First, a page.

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February 25 - Varanasi

Morning: 8am - Indian style yoga class - just to show us how its done!;-) Soren keeps his yoga mat though! Also pranayama (breathing) and brief meditation and chant Indian style. The vedic mantra recitation is profound and lovely. Then yummy breakfast at the academy followed by sargam practice with the lovely Soniji (practice of the scale - sa re ga ma pa dha ni sa) for an hour, then kirtan and chant with Debu for the second hour.

Then - in the rare spring rain - we head to Hotel Temple for lunch overlooking the Ganga. Then freetime (much shopping!)

Evening: Master Classical Indian Sitar concert with Pundit Shivnath Mishra (Debu-ji's father) and Debuji, as well as an honoring of some visiting Tibetan monks (who offer chanting blessing) and demonstration of children tabla students. Very inspiring and beautiful evening, though others are enjoying other delights of the city.

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February 26 - Varanasi

Sargam and song lesson with Soniji followed by chant and kirtan with Debuji and tabla players.

Evening: We enjoy a delicious Indian meal at the Mishra's academy, and then we all are invited for a traditional full Shiva puja and abhihekhi ceremony at a local pujari (temple). Members of our group are invited to offer the milk, honey yogurt lights, flowers and more as well as chanting "On Namah Shivaya" all guided by two Brahmin Priests.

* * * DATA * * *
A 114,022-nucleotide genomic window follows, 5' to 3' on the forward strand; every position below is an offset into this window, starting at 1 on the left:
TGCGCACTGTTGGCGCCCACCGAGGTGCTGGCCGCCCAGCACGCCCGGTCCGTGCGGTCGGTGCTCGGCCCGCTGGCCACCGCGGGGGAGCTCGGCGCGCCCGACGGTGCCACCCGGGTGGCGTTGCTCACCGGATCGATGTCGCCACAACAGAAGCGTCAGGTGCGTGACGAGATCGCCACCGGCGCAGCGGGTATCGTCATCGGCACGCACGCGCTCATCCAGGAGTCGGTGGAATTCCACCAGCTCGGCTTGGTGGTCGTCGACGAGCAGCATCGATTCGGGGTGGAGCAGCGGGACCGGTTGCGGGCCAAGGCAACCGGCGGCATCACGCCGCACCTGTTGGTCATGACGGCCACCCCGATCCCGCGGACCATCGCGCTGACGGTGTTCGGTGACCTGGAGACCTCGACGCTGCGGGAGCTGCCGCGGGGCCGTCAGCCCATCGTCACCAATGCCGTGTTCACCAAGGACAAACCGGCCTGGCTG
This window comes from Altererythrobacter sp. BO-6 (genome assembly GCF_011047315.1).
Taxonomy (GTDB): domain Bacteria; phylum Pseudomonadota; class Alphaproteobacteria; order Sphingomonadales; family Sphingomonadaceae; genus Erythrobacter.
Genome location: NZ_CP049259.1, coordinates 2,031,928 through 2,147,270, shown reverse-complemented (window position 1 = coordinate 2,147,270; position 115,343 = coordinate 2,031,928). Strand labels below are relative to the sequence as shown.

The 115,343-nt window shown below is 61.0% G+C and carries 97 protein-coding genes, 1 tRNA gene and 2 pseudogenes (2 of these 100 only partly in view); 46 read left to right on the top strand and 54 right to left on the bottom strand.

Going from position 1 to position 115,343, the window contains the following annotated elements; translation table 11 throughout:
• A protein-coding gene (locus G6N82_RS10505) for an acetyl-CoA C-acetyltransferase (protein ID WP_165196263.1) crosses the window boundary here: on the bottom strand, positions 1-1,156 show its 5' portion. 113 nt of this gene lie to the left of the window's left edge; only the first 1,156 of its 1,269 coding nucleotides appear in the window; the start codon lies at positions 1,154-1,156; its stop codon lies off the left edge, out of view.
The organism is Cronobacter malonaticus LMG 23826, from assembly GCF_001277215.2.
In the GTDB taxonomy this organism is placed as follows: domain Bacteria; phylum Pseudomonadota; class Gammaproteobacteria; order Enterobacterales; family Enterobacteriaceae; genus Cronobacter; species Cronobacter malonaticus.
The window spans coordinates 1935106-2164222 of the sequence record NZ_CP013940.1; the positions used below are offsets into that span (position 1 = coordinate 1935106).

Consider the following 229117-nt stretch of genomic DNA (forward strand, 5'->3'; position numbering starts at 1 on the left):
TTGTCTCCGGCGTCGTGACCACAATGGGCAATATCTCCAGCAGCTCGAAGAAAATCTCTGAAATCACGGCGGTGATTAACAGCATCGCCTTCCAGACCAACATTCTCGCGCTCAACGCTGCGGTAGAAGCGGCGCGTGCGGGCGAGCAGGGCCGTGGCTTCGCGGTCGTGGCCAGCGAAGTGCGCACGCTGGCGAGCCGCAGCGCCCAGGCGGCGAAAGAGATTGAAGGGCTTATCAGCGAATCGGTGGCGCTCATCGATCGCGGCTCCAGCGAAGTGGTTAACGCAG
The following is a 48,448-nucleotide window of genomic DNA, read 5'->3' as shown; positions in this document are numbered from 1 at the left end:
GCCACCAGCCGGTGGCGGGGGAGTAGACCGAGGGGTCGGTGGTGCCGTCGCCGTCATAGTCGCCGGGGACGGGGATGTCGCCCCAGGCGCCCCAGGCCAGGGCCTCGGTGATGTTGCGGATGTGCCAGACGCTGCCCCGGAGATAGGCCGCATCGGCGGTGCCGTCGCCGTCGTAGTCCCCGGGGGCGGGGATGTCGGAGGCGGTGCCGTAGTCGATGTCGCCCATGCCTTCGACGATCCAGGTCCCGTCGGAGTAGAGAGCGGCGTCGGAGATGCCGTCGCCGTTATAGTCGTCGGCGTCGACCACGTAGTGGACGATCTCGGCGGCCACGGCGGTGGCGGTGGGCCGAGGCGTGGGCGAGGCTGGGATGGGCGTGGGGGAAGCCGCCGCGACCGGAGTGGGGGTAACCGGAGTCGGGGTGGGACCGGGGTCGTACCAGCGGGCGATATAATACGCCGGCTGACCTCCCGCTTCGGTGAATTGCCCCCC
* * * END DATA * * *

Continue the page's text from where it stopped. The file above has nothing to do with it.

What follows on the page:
For my part I wait outside and am really touched by how many people - over 20 - come by to offer their heartfelt devotions at the pujari. Many light little candles of ghee, others just chant, others prostrate, leaving their shoes in piles. It is beautiful to see how well used this tiny shrine to Shiva is by regular locals who pass by to remember and honor God in a familiar way.

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February 27 - Varanasi

Morning Ganges boat ride: we meet just before dawn and are given a long boat ride up and down the ghats to see the people worshipping at the Sacred Ganges. It is believed by Hindus that bathing in the Ganges, especially in Varanasi, has tremendous merit and ability be freed from the wheel of Samsara (where we are reborn to repay karmic debts and evolve).

We see men women and children splashing and worshipping in many ways: women in colorful sarees and kurtas, men in small loongies, shorts or - in the case of the sadhus - often nothing at all. It is another of Indias paradoxes, that the women bathe fully clothed and for men it is clothing-optional. The candle boats are beautiful on the Ganges, and we also offer candles on boats made of leaves filled with flowers, each with the prayers of our hearts.

Lots of picture taking and we chant Gayatri Mantra at sunrise as so many have done for thousands of years there. There are people dressed like Shiva, others making lingams of mud on the banks, others prostrating, others splashing and playing, others singing ... there are as many ways to worship here in this holy city as there are people. One of the beauties of Hinduism is a tolerance for many ways of expressing or worshipping the divine. Early in the vedas it says, "God is one, people know it by different names".

We head back to the Sahi River Guest House and eat breakfast there in the morning sunlight, enjoy a brief couple of chants before free time.